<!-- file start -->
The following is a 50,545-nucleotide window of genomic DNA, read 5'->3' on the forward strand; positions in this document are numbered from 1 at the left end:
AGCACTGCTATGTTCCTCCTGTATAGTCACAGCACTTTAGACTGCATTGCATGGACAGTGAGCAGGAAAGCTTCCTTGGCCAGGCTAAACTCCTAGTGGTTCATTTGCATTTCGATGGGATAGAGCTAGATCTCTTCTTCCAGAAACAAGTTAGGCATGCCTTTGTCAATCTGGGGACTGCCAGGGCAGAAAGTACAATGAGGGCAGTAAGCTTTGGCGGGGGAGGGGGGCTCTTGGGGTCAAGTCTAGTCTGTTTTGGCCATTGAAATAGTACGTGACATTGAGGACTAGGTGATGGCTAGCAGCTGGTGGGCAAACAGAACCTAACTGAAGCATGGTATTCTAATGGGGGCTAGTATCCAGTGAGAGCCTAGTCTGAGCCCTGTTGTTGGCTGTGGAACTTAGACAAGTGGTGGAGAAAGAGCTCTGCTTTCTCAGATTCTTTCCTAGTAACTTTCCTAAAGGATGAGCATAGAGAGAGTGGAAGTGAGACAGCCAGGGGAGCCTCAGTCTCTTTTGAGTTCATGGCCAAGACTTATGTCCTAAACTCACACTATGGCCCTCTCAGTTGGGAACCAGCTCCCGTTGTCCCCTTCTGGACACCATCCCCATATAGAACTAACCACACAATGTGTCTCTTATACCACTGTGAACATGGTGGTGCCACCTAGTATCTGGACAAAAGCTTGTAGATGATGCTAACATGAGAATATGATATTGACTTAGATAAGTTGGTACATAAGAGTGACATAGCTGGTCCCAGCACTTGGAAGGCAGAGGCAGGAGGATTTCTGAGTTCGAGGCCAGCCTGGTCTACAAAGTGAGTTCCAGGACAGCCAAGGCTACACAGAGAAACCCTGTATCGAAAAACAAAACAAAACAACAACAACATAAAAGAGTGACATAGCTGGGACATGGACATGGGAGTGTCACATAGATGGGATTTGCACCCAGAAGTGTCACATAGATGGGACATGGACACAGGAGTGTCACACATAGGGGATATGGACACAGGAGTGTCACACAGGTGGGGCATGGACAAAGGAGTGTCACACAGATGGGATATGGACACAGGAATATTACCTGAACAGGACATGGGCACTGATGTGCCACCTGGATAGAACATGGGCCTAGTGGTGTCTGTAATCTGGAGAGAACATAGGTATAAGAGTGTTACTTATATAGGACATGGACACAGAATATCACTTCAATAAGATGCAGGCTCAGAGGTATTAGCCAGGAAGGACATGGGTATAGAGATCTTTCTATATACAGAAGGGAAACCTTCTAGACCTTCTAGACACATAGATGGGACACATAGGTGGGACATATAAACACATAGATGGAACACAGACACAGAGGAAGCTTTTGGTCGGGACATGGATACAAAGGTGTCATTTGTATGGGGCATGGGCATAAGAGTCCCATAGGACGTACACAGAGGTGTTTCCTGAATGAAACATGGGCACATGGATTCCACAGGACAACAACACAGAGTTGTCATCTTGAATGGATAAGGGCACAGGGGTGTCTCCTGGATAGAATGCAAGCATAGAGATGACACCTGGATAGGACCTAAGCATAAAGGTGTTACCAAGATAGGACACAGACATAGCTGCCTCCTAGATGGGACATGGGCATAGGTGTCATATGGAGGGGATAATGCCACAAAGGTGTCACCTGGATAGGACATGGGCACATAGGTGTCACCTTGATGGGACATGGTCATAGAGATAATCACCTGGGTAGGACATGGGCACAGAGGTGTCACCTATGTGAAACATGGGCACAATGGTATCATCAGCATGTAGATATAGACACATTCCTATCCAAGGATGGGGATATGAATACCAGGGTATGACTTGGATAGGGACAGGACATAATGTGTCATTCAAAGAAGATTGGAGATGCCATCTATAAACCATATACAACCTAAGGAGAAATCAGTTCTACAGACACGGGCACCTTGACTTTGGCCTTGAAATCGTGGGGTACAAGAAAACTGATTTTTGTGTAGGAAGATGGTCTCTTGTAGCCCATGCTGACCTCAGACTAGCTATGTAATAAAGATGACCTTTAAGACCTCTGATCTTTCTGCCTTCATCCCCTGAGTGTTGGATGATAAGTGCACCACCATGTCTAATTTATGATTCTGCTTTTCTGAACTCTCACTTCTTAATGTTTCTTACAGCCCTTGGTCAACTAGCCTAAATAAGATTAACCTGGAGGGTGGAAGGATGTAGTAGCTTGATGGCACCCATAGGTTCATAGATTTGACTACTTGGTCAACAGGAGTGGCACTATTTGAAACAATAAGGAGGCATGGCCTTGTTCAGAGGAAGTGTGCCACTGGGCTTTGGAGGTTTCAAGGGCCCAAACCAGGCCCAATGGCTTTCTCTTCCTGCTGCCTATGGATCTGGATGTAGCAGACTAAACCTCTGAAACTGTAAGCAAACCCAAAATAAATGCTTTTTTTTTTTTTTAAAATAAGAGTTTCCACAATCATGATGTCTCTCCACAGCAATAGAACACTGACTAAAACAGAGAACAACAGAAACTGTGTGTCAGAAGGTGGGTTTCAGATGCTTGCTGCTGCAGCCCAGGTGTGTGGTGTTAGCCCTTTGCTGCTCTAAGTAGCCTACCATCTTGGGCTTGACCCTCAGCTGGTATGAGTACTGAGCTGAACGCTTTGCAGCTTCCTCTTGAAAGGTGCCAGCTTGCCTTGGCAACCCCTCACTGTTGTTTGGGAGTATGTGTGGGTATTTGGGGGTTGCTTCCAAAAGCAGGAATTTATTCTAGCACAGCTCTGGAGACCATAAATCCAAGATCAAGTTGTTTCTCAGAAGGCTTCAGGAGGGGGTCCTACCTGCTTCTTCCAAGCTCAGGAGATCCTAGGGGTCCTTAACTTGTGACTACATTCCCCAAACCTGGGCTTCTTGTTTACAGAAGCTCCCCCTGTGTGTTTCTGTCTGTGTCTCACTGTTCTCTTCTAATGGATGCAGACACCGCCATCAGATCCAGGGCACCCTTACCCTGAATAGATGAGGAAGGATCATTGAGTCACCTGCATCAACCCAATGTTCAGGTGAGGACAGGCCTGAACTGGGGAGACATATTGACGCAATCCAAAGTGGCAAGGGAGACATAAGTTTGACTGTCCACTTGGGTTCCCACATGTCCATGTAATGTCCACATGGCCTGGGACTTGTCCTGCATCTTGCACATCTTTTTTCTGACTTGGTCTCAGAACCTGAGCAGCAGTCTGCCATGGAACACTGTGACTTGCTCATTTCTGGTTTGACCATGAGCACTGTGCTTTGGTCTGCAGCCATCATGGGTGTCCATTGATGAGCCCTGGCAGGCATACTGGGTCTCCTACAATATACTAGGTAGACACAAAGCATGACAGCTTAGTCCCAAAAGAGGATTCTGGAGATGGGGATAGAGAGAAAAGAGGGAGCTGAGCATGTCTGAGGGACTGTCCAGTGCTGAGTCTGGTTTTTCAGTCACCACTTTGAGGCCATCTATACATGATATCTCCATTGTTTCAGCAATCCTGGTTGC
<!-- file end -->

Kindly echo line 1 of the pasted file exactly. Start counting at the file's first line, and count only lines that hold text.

The following is a 50,545-nucleotide window of genomic DNA, read 5'->3' on the forward strand; positions in this document are numbered from 1 at the left end: